Posted by Larry Brandes on 15 August, 2021 at 1:00 pm. 88 comments already!

The other day while shopping at COSTCO I observed something that piqued my interest. Two blonde women were shopping together, one of whom was struggling to push a cart loaded with….wait for it.…an 11-year-old, healthy boy. The boy was gangly, as 11-year-olds tend to be, and he was focused like a laser on an IPAD. He was oblivious to what was happening around him as he was chauffeured swiftly from aisle to aisle. The first thought that entered my mind was wonder-like I wondered if I could get a hot dog for lunch and not have to share it with my wife (lol). The second thought I had spun me back to raising my own kids. I was very sensitive raising my children and might have softly said something enlightened like, “Michael, get the hell out of that cart before I knock you into next week!” Today that warning would perhaps be considered borderline child abuse, but Michael got the message loud and clear.

The kid in the cart also reminded me of my youth, growing up in the fifties and sixties (yes, I’m old). We used to play sports outside all day and only return home for dinner. Then we would devour our food and run back outside to play some more until the street lights came on. We were competitive and physically fit. Winners celebrated their victories and losers slinked away in abject shame. Ties were verboten. Today, I drive past empty football fields, baseball fields, tennis courts and wonder what happened to the youth of America. Where did they all go? Unfortunately, many of the kids in the U.S.A. are obese and physically unfit. The kid in the cart could never be drafted into the military and fight in one of our extended foreign wars. I wondered if that was such a bad thing?



The Viet Nam War (1954-1975) cost the lives of over 58,000 brave men and women members of the U.S. armed forces. Thousands of others suffered lifetime disabilities, including Post-traumatic stress disorder (PTSD), many of whom ended up homeless and sleeping in the streets across our land. “Thanks for your service,” mocks them as they are forgotten and discarded by a society for which they sacrificed so much.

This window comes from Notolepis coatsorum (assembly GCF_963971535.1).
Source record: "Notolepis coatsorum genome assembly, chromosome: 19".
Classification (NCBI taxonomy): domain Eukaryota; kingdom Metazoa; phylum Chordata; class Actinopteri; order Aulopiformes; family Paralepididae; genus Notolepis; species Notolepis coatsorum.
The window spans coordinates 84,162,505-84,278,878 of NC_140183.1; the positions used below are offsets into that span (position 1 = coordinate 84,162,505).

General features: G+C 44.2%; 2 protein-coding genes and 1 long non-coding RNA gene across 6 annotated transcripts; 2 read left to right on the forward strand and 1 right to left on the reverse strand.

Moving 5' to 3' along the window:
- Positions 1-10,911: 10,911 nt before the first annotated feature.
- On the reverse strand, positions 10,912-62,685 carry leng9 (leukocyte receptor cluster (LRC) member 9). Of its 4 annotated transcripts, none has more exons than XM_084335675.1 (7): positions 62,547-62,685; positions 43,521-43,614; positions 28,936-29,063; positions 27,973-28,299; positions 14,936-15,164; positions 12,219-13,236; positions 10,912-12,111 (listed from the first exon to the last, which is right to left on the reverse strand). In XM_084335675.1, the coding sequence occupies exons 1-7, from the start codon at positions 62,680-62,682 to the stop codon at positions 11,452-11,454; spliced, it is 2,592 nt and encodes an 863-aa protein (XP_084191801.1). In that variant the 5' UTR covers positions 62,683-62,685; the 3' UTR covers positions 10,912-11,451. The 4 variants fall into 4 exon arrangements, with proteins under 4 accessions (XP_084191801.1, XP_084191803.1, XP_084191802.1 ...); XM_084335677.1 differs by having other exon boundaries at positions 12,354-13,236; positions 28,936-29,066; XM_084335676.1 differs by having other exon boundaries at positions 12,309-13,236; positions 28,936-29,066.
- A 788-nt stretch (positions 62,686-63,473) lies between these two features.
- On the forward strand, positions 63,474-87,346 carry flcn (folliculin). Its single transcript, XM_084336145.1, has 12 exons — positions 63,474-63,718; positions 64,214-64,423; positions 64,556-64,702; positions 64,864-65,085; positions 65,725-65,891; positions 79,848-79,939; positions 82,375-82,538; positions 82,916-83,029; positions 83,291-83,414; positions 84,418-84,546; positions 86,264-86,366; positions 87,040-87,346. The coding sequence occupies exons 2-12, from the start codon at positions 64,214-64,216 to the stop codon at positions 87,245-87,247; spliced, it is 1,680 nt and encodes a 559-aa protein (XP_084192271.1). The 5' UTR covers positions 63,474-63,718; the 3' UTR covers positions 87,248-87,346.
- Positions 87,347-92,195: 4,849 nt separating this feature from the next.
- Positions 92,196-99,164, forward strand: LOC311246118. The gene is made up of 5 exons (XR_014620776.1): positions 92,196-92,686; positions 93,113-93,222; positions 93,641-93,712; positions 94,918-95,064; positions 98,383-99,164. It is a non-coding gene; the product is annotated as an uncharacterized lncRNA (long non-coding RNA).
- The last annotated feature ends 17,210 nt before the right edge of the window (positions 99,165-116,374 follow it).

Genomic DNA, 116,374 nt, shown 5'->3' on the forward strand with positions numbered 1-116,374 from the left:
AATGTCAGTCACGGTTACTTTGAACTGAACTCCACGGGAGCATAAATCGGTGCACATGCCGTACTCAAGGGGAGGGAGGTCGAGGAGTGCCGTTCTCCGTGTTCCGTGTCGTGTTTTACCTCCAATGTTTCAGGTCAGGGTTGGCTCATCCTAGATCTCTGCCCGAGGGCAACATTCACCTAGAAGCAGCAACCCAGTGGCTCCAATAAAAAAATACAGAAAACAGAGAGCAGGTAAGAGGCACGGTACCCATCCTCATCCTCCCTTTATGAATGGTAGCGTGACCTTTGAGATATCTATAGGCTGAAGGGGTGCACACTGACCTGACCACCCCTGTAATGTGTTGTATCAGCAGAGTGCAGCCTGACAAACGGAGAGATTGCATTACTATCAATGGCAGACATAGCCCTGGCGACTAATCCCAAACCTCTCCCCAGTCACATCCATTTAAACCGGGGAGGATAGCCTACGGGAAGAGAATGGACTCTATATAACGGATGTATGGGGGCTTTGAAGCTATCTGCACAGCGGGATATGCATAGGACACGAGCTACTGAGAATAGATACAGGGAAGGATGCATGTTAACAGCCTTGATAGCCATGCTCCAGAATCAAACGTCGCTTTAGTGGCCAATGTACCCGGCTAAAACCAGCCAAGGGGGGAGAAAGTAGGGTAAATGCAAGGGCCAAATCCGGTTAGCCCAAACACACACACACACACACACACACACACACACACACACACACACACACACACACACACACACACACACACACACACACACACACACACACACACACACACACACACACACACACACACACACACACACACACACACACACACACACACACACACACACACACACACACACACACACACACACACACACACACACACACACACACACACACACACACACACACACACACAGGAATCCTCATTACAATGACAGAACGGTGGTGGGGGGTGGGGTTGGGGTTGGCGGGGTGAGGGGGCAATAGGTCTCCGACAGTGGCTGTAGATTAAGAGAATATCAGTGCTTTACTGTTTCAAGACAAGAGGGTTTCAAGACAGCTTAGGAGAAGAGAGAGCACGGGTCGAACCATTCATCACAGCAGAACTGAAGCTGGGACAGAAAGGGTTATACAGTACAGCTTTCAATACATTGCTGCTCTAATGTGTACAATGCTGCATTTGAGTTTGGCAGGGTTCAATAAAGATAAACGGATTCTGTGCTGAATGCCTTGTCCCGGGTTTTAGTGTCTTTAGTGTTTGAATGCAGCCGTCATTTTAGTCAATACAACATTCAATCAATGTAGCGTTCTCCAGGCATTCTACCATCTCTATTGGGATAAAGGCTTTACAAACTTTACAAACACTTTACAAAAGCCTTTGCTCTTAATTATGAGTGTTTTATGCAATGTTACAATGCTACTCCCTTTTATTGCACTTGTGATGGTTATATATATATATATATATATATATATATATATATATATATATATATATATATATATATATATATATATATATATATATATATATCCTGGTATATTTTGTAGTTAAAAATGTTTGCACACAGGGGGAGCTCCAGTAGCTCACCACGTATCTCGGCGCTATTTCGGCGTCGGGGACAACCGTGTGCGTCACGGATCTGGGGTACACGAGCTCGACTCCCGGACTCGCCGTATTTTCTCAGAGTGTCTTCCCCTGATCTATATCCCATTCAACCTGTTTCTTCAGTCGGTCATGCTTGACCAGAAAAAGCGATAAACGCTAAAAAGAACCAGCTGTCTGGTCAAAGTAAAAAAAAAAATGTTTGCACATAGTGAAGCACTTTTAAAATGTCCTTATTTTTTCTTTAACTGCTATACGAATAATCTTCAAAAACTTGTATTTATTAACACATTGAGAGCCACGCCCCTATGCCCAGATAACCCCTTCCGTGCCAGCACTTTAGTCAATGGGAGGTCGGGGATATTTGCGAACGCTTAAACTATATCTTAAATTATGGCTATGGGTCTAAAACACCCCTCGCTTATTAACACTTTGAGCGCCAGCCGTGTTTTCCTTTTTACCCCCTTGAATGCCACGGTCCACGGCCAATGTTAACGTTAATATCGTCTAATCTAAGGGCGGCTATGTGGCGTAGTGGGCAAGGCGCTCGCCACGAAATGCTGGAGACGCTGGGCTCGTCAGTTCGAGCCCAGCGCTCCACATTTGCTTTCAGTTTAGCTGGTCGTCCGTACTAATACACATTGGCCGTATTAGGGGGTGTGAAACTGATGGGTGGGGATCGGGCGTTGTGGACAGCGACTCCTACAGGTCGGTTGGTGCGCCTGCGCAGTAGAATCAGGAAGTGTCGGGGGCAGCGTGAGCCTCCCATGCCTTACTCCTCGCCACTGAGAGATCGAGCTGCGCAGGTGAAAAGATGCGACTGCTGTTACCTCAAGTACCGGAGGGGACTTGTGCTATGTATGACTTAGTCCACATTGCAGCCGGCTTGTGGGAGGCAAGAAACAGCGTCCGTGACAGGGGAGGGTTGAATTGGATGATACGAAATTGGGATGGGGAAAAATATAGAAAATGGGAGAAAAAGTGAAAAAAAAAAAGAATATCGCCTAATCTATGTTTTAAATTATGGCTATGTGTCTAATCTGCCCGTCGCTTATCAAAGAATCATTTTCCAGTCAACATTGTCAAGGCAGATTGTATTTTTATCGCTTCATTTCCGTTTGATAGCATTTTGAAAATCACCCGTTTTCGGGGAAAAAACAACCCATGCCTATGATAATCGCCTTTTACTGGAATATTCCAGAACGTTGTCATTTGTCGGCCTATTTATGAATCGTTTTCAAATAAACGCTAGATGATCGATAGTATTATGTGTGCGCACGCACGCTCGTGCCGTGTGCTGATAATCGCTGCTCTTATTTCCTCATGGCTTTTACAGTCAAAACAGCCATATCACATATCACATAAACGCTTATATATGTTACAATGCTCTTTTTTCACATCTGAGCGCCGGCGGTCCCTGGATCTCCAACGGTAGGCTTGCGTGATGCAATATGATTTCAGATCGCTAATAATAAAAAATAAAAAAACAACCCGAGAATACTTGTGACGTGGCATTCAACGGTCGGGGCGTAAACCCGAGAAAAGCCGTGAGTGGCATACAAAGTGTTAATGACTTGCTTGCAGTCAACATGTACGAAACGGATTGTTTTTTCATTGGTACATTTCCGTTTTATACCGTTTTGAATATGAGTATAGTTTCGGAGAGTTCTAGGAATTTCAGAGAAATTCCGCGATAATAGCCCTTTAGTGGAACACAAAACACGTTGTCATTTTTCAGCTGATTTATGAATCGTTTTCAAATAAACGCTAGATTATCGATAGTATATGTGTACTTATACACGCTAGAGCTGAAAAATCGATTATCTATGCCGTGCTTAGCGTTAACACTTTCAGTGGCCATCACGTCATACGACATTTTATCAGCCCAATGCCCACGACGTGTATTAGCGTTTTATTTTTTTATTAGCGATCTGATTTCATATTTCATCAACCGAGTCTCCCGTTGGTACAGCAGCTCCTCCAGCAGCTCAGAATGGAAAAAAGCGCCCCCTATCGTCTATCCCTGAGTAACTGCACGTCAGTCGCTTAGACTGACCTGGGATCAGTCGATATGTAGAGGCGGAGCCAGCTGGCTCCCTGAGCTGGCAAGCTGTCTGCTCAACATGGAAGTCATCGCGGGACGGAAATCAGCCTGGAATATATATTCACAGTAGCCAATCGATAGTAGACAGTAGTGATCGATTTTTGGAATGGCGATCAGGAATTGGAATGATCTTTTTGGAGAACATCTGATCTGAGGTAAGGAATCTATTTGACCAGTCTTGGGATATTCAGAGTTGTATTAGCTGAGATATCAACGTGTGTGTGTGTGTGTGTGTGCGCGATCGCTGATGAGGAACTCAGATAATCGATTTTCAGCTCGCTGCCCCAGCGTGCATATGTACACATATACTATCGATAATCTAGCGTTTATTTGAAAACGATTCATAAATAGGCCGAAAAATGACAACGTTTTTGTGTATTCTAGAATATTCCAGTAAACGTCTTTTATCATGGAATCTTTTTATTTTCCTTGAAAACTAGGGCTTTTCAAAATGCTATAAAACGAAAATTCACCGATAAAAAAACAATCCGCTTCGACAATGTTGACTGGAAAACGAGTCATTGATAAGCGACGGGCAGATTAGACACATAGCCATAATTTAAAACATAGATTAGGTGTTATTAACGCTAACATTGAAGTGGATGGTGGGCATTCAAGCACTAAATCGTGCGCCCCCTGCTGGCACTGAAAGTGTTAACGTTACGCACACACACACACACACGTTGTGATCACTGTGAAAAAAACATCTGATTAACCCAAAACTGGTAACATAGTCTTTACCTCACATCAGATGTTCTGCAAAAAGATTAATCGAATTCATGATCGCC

The Afghanistan War (2011-2021) cost the lives of 2,300 brave men and women members of the U.S. armed forces. Thousands of others suffered lifetime disabilities, including PTSD, many of whom ended up homeless and sleeping in the streets across the land. Wait a minute, this war is deja vu. We wasted a trillion dollars ($1,000,000,000,000) and valuable lives on another protracted war that we never should have fought in the first place. Afghanistan is the graveyard of empires. I think that motto is emblazoned on their license plates. According to Douglas Lute, a three-star Army general who served in the White House, “What are we trying to do here? We didn’t have the foggiest notion of what we were undertaking.”


Now that is an embarrassing statement. No one at the Pentagon has the slightest clue how to fight and win a war, today or yesterday. General Douglas MacArthur knew the answer in 1951. He said, “War’s very object is victory, not prolonged indecision. In war, there is no substitute for victory.”

I wanted to ask the 58,000 men and women who never left Vietnam alive and the 2,300 men and women who shed their blood in Afghanistan their opinion. All they could whisper is, “WE LOVED OUR COUNTRY. WE DID OUR DUTY AND WE WERE WILLING TO SACRIFICE OUR LIVES TO KEEP YOU SAFE.”

The kid in the cart should enjoy the ride while he can. Life comes at you in a hurry.
 

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